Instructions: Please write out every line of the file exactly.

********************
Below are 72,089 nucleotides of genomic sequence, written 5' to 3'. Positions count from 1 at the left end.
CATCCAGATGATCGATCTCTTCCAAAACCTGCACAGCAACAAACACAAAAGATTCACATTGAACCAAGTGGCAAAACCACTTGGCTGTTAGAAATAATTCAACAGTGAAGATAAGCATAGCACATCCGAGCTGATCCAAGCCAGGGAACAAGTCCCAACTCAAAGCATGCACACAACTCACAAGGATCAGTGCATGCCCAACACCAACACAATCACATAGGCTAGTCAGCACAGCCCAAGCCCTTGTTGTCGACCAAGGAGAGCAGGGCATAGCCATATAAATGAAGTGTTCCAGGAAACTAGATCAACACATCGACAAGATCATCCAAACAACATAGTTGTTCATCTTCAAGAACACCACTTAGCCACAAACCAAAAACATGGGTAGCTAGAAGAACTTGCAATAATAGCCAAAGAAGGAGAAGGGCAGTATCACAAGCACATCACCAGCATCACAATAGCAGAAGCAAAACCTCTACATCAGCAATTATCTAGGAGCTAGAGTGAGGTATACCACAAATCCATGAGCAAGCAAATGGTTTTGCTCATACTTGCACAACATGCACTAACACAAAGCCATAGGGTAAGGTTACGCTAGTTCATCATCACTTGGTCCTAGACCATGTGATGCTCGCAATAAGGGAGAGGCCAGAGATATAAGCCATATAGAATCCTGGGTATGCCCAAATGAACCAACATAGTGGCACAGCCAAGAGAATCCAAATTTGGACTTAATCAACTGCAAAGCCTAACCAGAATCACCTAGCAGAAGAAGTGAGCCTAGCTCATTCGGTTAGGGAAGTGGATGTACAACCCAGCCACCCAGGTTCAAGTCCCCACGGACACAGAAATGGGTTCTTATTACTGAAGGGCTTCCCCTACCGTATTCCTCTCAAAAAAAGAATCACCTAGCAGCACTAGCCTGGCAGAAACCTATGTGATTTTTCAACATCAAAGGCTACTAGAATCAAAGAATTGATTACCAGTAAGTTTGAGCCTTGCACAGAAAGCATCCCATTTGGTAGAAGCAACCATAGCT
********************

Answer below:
Below are 72,089 nucleotides of genomic sequence, written 5' to 3'. Positions count from 1 at the left end.
CATCCAGATGATCGATCTCTTCCAAAACCTGCACAGCAACAAACACAAAAGATTCACATTGAACCAAGTGGCAAAACCACTTGGCTGTTAGAAATAATTCAACAGTGAAGATAAGCATAGCACATCCGAGCTGATCCAAGCCAGGGAACAAGTCCCAACTCAAAGCATGCACACAACTCACAAGGATCAGTGCATGCCCAACACCAACACAATCACATAGGCTAGTCAGCACAGCCCAAGCCCTTGTTGTCGACCAAGGAGAGCAGGGCATAGCCATATAAATGAAGTGTTCCAGGAAACTAGATCAACACATCGACAAGATCATCCAAACAACATAGTTGTTCATCTTCAAGAACACCACTTAGCCACAAACCAAAAACATGGGTAGCTAGAAGAACTTGCAATAATAGCCAAAGAAGGAGAAGGGCAGTATCACAAGCACATCACCAGCATCACAATAGCAGAAGCAAAACCTCTACATCAGCAATTATCTAGGAGCTAGAGTGAGGTATACCACAAATCCATGAGCAAGCAAATGGTTTTGCTCATACTTGCACAACATGCACTAACACAAAGCCATAGGGTAAGGTTACGCTAGTTCATCATCACTTGGTCCTAGACCATGTGATGCTCGCAATAAGGGAGAGGCCAGAGATATAAGCCATATAGAATCCTGGGTATGCCCAAATGAACCAACATAGTGGCACAGCCAAGAGAATCCAAATTTGGACTTAATCAACTGCAAAGCCTAACCAGAATCACCTAGCAGAAGAAGTGAGCCTAGCTCATTCGGTTAGGGAAGTGGATGTACAACCCAGCCACCCAGGTTCAAGTCCCCACGGACACAGAAATGGGTTCTTATTACTGAAGGGCTTCCCCTACCGTATTCCTCTCAAAAAAAGAATCACCTAGCAGCACTAGCCTGGCAGAAACCTATGTGATTTTTCAACATCAAAGGCTACTAGAATCAAAGAATTGATTACCAGTAAGTTTGAGCCTTGCACAGAAAGCATCCCATTTGGTAGAAGCAACCATAGCT